7 Interesting Ways You Can Put Sake In Your Cocktails
Sake is in a league of its own. The rice-based drink, primarily made in Japan, can be served either hot or cold and it’s often described as fruity, nutty and caramel-like. It’s measured in six categories: impact, sweetness, acidity, bitterness, body and aroma. Sake usually falls somewhere near 15 percent ABV. While certain sake purists might be alarmed at the thought of mixing the rice-based drink, a lot of bartenders and sake enthusiasts will tell you it makes for some killer cocktails.
Shake up a saketini with gin, your sake of choice, fresh cucumber and cucumber bitters.
2. Yuzu Sake With Passion Fruit Cocktail
Yuzu is a Japanese citrus fruit and it’s used in a lot of Japanese cooking. Yuzu sake is made by a small Japanese brewery called Umenoyado. The bitter-sweet citrus flavor works well with the raw strength of the sake, and passion fruit is the perfect fruity pairing here.
3. Shiso And Sake Cocktail
This herbaceous cocktail uses sake, vanilla miso syrup, vodka, lemon and shiso, which is the Japanese version of basil.
4. Lychee Passion Fruit Sake Cocktail
When you want to pretend it’s still summer, try this bright yellow cocktail with Jumai sake, lychee juice and passion fruit seeds.
5. Strawberry, Sake And Mint Cocktail
Strawberries and mint are an ideal fruity and refreshing combination for a cocktail. Add in a little vanilla-flavored vodka and chilled Nagaragawa Junmai sake.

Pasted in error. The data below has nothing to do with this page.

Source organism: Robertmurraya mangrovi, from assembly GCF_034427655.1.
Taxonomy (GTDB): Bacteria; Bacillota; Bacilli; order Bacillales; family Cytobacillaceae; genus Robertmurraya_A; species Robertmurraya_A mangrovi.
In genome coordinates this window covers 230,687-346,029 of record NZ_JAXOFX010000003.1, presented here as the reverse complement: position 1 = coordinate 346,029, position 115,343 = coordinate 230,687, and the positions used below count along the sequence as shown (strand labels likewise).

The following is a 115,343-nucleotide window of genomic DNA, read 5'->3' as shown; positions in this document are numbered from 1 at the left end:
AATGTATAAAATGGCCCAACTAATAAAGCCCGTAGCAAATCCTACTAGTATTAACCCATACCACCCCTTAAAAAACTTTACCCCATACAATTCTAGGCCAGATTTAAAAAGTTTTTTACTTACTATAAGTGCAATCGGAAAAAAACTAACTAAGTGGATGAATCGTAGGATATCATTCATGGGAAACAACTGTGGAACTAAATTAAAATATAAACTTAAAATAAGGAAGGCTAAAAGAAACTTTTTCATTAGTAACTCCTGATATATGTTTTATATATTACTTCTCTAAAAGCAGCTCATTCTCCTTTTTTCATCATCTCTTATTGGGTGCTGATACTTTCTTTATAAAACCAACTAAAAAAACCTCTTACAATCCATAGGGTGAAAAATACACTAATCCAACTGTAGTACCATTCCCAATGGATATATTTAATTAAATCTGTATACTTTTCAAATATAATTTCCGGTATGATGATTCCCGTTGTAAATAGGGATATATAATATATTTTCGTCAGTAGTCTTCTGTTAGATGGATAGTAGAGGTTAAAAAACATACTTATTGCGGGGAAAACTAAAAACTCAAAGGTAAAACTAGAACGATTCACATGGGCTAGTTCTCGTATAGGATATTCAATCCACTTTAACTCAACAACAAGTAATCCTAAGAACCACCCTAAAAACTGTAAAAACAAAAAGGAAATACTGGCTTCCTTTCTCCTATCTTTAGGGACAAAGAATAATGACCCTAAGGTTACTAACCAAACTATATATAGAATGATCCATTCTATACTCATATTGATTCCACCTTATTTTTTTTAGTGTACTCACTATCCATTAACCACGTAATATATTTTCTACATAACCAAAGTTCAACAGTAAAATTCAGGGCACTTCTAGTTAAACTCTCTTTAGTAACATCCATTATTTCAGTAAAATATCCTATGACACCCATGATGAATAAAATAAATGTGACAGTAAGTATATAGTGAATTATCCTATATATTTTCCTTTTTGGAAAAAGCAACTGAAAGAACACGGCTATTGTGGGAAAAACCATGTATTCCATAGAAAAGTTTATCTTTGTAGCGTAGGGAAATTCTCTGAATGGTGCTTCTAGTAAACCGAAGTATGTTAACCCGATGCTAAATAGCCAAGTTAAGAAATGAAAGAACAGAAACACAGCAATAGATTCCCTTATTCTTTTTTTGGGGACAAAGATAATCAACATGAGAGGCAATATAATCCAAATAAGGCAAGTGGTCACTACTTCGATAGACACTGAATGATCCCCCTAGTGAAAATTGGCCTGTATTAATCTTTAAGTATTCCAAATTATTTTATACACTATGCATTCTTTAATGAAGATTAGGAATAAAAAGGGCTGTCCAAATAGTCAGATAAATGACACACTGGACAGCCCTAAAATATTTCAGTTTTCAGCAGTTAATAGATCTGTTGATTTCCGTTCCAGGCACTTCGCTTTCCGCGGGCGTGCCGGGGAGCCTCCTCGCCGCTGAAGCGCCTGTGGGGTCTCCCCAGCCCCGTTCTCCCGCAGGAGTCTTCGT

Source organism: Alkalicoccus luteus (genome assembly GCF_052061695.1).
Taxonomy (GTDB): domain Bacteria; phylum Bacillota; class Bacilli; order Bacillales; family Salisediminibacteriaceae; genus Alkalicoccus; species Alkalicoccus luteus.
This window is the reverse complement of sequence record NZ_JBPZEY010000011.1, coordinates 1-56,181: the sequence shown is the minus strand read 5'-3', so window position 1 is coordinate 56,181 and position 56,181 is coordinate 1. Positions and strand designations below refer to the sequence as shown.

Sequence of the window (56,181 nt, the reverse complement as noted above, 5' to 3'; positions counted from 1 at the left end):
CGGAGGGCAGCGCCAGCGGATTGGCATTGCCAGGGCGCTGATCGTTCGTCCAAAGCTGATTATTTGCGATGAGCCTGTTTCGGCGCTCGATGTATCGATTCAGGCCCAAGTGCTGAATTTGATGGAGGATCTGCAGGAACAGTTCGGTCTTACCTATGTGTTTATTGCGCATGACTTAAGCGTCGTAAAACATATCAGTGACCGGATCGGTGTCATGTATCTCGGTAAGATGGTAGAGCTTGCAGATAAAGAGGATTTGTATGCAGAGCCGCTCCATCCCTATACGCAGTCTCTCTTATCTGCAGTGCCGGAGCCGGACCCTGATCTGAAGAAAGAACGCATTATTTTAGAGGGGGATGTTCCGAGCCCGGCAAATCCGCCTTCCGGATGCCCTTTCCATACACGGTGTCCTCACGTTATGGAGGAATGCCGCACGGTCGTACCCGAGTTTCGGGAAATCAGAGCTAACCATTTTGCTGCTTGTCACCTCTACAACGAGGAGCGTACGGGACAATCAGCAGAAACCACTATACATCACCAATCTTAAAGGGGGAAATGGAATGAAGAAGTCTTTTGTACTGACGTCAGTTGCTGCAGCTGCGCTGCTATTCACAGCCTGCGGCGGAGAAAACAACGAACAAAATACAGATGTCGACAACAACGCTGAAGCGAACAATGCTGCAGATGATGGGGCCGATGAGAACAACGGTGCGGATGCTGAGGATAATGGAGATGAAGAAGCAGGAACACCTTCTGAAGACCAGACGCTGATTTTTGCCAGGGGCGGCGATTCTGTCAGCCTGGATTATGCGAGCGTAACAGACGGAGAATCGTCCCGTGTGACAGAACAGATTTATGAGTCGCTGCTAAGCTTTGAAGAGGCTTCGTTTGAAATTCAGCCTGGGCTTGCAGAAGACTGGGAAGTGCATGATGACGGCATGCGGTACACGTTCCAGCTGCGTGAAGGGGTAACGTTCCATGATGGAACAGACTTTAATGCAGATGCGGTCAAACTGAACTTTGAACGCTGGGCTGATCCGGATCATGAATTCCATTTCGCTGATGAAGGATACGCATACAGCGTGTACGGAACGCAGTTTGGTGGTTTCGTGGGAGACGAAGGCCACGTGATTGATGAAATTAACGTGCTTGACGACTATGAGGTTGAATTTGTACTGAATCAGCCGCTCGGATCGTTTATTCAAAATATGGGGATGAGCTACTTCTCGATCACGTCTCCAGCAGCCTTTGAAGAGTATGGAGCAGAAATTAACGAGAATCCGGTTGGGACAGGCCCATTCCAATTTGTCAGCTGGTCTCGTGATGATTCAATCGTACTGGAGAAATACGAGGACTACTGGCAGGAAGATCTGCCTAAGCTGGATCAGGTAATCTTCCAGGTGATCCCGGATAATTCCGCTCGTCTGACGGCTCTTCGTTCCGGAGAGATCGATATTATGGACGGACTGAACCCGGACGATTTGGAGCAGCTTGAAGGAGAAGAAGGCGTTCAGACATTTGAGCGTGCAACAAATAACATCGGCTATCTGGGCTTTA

6. Wasabi Kiwi Sake Cocktail
If you’re into wasabi, try this green cocktail with a fruity light and floral sake like Born Tsuya Junmai Daigonjo Sake. For a little kick add some wasabi and lime and finish with a splash of vodka and some kiwi.
7. Sake Mojito
Try this sake spin on a mojito with lime juice, spearmint, sudachi (a sour Japanese ingredient used in place of a lemon or lime) and your sake of choice.
You might often hear sake associated with “rice wine,” but the actual process of making sake more closely resembles beer than it does wine. Technically, if there is no fruit involved, it’s not wine. Sake is a two process operation: Rice starch is converted to sugar and that sugar is converted to alcohol.
If you’re stumped on which type of sake to use for each cocktail, you can always ask your bartender for some pointers next time you’re out.
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